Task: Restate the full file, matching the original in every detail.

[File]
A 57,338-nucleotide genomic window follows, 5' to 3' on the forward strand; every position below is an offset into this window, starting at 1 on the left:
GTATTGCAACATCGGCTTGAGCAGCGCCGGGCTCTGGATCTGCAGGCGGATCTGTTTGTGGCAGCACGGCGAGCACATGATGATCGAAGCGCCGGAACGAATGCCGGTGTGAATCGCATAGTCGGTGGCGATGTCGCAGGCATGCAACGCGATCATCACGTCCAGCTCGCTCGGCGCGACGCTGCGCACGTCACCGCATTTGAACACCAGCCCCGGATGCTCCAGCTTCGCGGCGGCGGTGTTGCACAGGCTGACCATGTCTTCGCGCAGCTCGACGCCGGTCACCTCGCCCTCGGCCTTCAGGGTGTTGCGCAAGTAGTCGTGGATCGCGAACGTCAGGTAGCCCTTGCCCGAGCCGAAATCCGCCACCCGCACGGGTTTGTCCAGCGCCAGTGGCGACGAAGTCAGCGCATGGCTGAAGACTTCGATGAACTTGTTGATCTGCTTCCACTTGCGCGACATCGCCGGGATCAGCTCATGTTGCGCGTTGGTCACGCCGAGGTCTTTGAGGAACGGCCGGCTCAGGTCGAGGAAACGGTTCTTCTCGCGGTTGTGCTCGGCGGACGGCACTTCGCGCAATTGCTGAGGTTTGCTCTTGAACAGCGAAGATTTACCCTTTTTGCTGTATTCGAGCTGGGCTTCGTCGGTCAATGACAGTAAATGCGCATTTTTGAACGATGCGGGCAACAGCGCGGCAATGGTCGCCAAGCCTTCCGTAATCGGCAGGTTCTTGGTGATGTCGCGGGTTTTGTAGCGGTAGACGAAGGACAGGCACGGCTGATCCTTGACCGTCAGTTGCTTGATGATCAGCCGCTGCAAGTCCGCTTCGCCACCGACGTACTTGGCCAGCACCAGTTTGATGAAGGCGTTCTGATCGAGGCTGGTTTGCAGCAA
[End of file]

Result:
A 57,338-nucleotide genomic window follows, 5' to 3' on the forward strand; every position below is an offset into this window, starting at 1 on the left:
GTATTGCAACATCGGCTTGAGCAGCGCCGGGCTCTGGATCTGCAGGCGGATCTGTTTGTGGCAGCACGGCGAGCACATGATGATCGAAGCGCCGGAACGAATGCCGGTGTGAATCGCATAGTCGGTGGCGATGTCGCAGGCATGCAACGCGATCATCACGTCCAGCTCGCTCGGCGCGACGCTGCGCACGTCACCGCATTTGAACACCAGCCCCGGATGCTCCAGCTTCGCGGCGGCGGTGTTGCACAGGCTGACCATGTCTTCGCGCAGCTCGACGCCGGTCACCTCGCCCTCGGCCTTCAGGGTGTTGCGCAAGTAGTCGTGGATCGCGAACGTCAGGTAGCCCTTGCCCGAGCCGAAATCCGCCACCCGCACGGGTTTGTCCAGCGCCAGTGGCGACGAAGTCAGCGCATGGCTGAAGACTTCGATGAACTTGTTGATCTGCTTCCACTTGCGCGACATCGCCGGGATCAGCTCATGTTGCGCGTTGGTCACGCCGAGGTCTTTGAGGAACGGCCGGCTCAGGTCGAGGAAACGGTTCTTCTCGCGGTTGTGCTCGGCGGACGGCACTTCGCGCAATTGCTGAGGTTTGCTCTTGAACAGCGAAGATTTACCCTTTTTGCTGTATTCGAGCTGGGCTTCGTCGGTCAATGACAGTAAATGCGCATTTTTGAACGATGCGGGCAACAGCGCGGCAATGGTCGCCAAGCCTTCCGTAATCGGCAGGTTCTTGGTGATGTCGCGGGTTTTGTAGCGGTAGACGAAGGACAGGCACGGCTGATCCTTGACCGTCAGTTGCTTGATGATCAGCCGCTGCAAGTCCGCTTCGCCACCGACGTACTTGGCCAGCACCAGTTTGATGAAGGCGTTCTGATCGAGGCTGGTTTGCAGCAA